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mathmari said:Do we not have the residue problem at the step 2 if we are not on the coarsest grid, i.e. if we don't have $H=2^jh$ and so we calculate $f_{2h}$ and $v_{2h}$? (Wondering)

Ah yes. I overlooked that. (Tmi)

Turns out that $v_{2h}$ is actually a residue instead of an actual approximation on the coarser grid.

mathmari said:Could you explain to me the natrices $I_h^{2h}$ and $I_{2h}^h$ and especially the graphs Fig. 25 and Fig. 26? (Wondering)

Consider the Fig. 25: Do we consider three points on the fine grid and we take from there the average and the result is then one point on the coarse grid, i.e. the first box? (Wondering)

In figure 25 we want to keep only about half of the points, so that the calculations become easier.

But we don't just want to discard the information that is contained in the points.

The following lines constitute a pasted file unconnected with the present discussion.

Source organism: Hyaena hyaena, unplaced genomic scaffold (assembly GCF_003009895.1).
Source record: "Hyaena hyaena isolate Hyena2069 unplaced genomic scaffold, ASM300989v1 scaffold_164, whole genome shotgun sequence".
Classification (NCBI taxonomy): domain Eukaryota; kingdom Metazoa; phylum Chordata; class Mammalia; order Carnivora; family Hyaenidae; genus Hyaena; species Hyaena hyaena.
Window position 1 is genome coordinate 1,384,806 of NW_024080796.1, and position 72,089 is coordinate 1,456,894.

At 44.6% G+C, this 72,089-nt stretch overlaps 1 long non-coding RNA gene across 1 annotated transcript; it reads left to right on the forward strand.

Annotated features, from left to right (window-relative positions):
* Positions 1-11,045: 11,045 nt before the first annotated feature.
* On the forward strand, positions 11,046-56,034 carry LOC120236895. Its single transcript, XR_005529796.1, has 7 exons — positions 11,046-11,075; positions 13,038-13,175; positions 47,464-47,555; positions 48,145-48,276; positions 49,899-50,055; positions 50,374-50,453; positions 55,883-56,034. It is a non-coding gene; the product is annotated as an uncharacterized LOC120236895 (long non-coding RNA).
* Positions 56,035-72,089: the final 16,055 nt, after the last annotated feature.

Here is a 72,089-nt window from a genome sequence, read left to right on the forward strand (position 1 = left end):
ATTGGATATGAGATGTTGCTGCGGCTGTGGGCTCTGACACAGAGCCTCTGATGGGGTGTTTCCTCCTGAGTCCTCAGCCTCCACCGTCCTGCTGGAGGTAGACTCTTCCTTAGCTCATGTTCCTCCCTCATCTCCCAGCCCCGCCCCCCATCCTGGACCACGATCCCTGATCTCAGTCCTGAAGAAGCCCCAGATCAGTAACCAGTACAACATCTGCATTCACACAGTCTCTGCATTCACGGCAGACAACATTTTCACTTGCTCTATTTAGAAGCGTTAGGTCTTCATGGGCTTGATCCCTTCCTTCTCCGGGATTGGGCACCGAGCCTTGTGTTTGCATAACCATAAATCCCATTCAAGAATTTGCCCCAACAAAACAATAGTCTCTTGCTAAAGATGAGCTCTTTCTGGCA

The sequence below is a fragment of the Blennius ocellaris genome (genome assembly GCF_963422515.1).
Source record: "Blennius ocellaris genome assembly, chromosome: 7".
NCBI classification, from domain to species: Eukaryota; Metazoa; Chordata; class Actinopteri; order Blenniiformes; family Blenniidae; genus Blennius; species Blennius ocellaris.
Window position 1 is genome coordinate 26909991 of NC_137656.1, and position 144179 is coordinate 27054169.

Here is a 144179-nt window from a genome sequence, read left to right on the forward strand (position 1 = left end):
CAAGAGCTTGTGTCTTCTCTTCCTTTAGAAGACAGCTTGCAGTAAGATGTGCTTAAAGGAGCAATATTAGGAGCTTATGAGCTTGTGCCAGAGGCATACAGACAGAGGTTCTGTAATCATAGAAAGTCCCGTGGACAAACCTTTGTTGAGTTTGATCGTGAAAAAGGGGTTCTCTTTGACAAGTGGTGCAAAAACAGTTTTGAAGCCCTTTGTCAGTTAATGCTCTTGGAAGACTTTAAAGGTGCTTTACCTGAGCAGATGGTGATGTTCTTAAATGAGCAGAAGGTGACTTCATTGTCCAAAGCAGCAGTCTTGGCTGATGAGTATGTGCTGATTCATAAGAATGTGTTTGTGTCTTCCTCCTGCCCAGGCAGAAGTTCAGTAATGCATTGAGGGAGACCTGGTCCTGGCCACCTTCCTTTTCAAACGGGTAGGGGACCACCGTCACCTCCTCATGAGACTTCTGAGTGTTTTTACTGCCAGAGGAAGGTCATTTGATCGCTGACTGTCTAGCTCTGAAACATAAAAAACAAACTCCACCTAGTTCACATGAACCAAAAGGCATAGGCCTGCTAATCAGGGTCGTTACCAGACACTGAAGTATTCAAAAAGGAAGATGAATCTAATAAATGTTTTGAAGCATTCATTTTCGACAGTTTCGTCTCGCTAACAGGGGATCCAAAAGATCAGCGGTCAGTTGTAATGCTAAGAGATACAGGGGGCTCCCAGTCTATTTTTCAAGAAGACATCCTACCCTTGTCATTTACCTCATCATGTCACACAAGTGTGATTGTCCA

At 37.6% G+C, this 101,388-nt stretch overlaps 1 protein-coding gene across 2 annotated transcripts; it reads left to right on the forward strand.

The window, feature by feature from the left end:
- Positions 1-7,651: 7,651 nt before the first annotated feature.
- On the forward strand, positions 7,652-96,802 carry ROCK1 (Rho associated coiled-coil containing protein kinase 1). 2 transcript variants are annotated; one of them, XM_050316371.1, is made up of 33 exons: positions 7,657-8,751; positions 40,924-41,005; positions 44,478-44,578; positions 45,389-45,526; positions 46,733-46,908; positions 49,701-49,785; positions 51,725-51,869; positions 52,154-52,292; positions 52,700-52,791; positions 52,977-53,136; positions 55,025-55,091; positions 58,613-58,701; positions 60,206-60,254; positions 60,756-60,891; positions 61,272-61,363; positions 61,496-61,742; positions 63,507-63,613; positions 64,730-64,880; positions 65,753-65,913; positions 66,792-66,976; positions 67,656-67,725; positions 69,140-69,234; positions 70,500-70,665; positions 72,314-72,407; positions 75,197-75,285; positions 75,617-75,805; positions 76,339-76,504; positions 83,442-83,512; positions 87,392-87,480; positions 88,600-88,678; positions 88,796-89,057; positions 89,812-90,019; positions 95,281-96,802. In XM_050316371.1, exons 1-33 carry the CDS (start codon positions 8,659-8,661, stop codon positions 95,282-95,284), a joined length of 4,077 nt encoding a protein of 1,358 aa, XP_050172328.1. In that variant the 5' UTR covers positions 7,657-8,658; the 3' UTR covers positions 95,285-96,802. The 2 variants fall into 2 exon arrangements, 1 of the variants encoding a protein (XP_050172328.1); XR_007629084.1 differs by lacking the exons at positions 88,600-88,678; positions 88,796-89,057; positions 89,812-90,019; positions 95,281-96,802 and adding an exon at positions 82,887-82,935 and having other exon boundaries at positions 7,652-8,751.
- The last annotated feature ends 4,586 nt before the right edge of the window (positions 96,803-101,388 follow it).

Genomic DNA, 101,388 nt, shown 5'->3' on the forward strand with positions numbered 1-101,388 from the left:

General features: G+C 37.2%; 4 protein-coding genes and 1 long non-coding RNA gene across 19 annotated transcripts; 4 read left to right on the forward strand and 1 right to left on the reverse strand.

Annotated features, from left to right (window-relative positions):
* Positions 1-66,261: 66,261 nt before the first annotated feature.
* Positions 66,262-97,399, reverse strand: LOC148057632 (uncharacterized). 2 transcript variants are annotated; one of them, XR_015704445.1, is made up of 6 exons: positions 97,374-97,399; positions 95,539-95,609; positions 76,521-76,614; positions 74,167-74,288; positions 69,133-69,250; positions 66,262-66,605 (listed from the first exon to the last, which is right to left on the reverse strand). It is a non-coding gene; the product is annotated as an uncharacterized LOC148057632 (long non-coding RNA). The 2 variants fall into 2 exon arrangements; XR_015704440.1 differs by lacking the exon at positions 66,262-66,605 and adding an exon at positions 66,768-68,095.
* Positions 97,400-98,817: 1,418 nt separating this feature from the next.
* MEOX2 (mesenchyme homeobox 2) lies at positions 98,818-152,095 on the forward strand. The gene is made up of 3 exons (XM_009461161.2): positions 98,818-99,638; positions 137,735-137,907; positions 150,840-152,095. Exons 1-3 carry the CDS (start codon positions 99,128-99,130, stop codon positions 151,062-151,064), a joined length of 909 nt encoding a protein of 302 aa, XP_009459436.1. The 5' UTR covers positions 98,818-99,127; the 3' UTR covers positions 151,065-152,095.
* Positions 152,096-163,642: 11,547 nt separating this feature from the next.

So we pick which points we want to keep, and we take a weighted average at a ratio of 1:2:1 with the neighboring points that are discarded.

In the example of figure 25 we keep points 2 and 4 while discarding points 1, 3, and 5.

Since we don't just want to throw the information away, we replace points 2 and 4 by a weighted average that includes points 1, 3, and 5. (Thinking)

In figure 26 we go into the other direction: coarser to finer grid.

In the example we have only 2 points, but we need to get back to 5 points.

To find the missing points we interpolate linearly between the points we have.

Points 2 and 4 remain the same, point 1 is found as the average of 0 and point 2, and point 3 is found by taking the average of point 2 and 4. (Thinking)